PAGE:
The paper considers the potential for community based forest management (of existing forests) in developing countries, as a future CDM strategy, to sequester carbon and claim credits in future commitment periods. This kind of forestry is cost effective, and should bring many more benefits to local populations than do afforestation and reforestation, contributing more strongly to sustainable development. However community forest management projects are small scale, and the transaction costs associated with justifying them as climate projects are likely to be high. A research project being carried out in six developing countries is testing carbon measurement and monitoring methods which can be carried out by community members with very little formal education, which should greatly reduce these transaction costs. Using hand-held computers with GIS capability and attached GPS, villagers with four years of primary education are able to accurately map their forest resource and input data from sample plots into a programme which calculates carbon values.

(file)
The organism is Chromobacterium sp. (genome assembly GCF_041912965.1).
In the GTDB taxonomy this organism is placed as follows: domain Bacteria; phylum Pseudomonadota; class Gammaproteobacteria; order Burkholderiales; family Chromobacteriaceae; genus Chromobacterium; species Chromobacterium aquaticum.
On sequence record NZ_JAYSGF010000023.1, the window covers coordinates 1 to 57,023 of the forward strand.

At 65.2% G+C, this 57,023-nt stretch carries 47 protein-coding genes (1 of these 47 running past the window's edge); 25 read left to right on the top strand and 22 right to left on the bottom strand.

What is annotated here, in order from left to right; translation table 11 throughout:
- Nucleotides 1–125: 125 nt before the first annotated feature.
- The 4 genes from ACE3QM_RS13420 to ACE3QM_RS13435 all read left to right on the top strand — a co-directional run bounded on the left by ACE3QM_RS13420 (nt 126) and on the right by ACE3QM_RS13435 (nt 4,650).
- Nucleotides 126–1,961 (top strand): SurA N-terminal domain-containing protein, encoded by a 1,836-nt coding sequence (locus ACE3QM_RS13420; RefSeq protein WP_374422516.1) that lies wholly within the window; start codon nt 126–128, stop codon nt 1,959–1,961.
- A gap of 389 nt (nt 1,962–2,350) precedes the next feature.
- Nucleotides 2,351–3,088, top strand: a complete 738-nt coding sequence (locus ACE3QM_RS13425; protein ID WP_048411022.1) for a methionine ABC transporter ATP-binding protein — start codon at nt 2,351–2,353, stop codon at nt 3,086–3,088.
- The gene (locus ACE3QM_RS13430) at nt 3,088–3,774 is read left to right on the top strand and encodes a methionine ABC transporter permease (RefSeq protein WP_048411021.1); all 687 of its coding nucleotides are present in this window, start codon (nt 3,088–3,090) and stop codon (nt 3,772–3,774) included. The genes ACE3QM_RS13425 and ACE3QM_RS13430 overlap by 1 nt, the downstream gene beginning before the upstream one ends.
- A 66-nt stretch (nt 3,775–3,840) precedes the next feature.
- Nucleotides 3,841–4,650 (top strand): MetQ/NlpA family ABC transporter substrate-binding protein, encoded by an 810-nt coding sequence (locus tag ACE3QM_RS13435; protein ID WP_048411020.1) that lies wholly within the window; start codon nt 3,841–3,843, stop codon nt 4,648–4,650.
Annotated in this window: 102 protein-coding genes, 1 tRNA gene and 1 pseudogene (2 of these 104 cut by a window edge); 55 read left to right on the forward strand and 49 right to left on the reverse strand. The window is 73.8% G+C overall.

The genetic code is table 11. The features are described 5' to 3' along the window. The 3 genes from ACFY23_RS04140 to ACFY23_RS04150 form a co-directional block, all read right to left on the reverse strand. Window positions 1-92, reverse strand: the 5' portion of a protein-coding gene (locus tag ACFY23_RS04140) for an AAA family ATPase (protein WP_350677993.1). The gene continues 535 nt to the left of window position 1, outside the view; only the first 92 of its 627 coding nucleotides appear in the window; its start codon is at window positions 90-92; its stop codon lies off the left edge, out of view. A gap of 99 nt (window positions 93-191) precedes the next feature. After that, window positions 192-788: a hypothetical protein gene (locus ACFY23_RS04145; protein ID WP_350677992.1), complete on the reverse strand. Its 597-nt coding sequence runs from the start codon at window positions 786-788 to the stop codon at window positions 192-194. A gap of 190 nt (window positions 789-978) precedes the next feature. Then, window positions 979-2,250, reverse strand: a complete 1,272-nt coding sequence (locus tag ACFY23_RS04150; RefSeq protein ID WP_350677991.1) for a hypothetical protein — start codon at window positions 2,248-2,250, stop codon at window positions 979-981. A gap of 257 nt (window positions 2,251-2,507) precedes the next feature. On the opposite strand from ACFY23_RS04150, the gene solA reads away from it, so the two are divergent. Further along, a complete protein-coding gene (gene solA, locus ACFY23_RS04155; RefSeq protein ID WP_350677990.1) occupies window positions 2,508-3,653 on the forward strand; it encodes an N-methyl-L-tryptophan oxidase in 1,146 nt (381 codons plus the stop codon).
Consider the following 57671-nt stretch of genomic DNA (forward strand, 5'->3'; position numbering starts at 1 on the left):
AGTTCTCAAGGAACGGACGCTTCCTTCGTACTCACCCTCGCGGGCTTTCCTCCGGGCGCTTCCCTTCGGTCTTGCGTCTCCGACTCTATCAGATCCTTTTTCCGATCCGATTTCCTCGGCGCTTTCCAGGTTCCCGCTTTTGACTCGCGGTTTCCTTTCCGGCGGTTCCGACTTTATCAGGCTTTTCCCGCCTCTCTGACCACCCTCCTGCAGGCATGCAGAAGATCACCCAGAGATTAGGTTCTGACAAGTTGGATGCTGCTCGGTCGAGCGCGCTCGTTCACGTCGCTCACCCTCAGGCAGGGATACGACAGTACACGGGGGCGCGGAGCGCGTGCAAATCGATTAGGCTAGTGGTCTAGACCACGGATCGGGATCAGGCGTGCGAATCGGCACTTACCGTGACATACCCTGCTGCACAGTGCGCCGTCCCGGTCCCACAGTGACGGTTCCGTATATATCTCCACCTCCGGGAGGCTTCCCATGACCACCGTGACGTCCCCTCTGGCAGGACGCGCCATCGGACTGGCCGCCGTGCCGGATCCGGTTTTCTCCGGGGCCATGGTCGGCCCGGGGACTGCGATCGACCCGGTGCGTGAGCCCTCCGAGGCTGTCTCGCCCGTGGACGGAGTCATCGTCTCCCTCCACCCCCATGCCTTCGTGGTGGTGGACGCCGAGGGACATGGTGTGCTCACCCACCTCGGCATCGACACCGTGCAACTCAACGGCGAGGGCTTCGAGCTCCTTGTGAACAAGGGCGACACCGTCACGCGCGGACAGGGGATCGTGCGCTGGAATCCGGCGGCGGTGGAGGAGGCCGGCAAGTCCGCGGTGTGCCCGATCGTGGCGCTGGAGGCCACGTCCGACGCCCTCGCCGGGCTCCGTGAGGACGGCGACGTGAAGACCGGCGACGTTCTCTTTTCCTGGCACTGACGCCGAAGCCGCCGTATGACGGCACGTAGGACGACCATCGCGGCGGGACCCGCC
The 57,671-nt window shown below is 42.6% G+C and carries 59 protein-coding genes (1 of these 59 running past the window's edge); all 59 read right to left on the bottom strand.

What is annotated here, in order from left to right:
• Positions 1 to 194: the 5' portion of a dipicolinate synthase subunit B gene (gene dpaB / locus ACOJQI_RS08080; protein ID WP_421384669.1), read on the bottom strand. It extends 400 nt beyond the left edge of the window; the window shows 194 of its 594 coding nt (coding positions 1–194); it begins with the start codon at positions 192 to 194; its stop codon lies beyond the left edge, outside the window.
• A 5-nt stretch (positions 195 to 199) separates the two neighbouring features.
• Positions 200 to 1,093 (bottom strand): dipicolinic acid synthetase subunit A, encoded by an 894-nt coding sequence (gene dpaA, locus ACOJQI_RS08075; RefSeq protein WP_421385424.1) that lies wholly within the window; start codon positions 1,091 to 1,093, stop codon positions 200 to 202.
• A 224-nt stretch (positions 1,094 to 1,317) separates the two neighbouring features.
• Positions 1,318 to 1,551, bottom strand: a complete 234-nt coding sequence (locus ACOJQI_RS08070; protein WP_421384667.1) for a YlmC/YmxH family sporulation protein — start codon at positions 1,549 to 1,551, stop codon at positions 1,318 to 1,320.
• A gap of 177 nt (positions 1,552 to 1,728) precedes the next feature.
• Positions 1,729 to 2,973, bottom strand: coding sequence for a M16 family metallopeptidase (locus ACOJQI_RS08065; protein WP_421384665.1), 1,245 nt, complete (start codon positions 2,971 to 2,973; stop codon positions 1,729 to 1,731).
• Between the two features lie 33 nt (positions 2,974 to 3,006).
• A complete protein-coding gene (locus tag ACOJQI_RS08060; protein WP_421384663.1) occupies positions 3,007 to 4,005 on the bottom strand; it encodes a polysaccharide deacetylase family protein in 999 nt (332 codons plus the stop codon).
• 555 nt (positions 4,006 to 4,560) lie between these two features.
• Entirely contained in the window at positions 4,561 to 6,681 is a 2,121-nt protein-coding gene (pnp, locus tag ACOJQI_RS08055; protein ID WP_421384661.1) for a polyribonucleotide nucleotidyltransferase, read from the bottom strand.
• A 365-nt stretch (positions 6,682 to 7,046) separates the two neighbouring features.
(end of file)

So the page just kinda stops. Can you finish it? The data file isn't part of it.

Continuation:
|Number of pages||31|
|Publication status||Published - Feb 2004|
- Participatory carbon measuring and monitoring
- carbon entitlements
- Avoided deforestation
- community based forest management
- Transaction costs